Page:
As a part of Riordan’s new total systems process design, it is imperative that we examine our present stable supply chain process for the manufacturing of electric fans at our plant located in Hangzhou, China. The current supplies available for retail and wholesale purchase in the China plant consist of electric fan motors, fan parts made from plastic polymers, and assembled fan units. The motors are purchased from a local Chinese company as completely assemble unit and are stoked for purchase (University of Phoenix, 2012). Local suppliers are also used to purchase the plastic polymers that are used to make various fan parts. The production schedule of the assembled fans is a portion of the make to stock operation. It is presently designed to accommodate forecasted sales. The assembled and packaged fans are available for distribution and customer pick up. In addition to meeting the demand of the Chinese market, the plant also designs custom fans, on a contractual basis, for customers in the global market based on the customers estimated annual demand with allowances for random periodic orders. Delivery methods depend upon the size and destination of the orders and comply with local, national, and international laws and policies (University of Phoenix, 2012).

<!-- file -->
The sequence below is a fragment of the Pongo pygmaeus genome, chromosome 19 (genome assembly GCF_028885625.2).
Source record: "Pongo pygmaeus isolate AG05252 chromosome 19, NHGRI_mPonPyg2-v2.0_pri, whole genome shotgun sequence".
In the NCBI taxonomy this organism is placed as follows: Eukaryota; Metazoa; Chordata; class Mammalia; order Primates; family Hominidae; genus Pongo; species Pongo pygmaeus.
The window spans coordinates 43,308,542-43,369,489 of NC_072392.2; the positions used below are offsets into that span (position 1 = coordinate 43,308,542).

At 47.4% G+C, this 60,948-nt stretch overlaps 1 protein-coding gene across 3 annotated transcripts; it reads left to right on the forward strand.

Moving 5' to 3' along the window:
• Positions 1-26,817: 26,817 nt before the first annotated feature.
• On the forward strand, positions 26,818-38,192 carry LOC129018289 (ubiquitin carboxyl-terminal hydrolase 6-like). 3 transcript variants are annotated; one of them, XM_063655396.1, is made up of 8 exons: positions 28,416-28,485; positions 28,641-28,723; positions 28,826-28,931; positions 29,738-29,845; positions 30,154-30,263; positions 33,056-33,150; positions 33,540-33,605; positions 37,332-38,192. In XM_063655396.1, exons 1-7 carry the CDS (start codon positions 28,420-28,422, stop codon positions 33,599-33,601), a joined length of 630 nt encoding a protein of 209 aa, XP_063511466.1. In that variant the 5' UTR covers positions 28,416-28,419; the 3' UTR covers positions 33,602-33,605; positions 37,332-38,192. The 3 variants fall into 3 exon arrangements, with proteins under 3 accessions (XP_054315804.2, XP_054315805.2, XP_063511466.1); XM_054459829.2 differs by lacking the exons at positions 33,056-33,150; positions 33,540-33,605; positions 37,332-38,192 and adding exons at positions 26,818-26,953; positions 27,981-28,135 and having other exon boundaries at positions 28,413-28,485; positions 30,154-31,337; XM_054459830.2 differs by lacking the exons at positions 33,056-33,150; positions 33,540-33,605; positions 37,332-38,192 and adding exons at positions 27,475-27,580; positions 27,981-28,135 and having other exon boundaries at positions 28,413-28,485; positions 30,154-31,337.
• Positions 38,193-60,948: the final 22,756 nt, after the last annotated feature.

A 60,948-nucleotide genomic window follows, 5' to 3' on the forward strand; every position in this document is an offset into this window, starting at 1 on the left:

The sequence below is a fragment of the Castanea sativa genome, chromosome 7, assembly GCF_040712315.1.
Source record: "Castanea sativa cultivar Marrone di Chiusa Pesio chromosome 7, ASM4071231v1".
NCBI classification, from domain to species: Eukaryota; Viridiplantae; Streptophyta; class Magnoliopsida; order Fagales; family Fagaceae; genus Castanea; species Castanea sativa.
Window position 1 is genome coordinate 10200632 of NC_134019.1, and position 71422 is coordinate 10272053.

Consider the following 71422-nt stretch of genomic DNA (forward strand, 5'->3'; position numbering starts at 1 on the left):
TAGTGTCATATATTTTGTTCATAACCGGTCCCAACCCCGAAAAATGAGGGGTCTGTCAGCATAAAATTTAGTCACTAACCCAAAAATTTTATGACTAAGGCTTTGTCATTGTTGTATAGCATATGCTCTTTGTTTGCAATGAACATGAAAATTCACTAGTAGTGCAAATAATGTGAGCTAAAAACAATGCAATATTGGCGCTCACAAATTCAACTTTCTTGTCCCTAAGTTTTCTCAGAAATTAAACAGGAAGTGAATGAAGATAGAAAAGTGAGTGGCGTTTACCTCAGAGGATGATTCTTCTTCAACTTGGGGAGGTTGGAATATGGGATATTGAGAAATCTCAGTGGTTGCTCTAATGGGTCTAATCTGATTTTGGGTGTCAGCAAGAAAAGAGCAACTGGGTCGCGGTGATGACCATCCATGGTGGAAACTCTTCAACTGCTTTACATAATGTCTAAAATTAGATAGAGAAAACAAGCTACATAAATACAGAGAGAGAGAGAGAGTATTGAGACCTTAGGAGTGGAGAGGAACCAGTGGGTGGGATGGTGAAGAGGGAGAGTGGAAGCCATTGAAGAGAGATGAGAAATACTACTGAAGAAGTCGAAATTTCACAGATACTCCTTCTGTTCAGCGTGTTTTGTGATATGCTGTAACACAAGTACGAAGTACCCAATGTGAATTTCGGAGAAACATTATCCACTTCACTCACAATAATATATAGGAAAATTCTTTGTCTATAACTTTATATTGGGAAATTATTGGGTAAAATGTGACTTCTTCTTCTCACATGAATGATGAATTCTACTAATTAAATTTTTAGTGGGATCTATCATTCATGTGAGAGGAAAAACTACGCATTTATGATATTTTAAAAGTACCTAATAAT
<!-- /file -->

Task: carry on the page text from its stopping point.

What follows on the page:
Moving forward with a new system process design dictates the need to make minor changes that will yield a significant improvement in our supply chain process. We will transition from a forecasting method of production to an agile supply chain process. Last year our on-time deliveries average 93% as the result of an inadequate supply of motors. An agile supply chain process will allow us the flexibility to be responsive to the needs of our customers and minimize the risk of shortages and disruptions of supply (Chase, Jacobs, and Aquilano,2006). Further, an agile process will eliminate much of the difficulty associated the periodic orders placed by our contractual customer. We will install mechanisms to...
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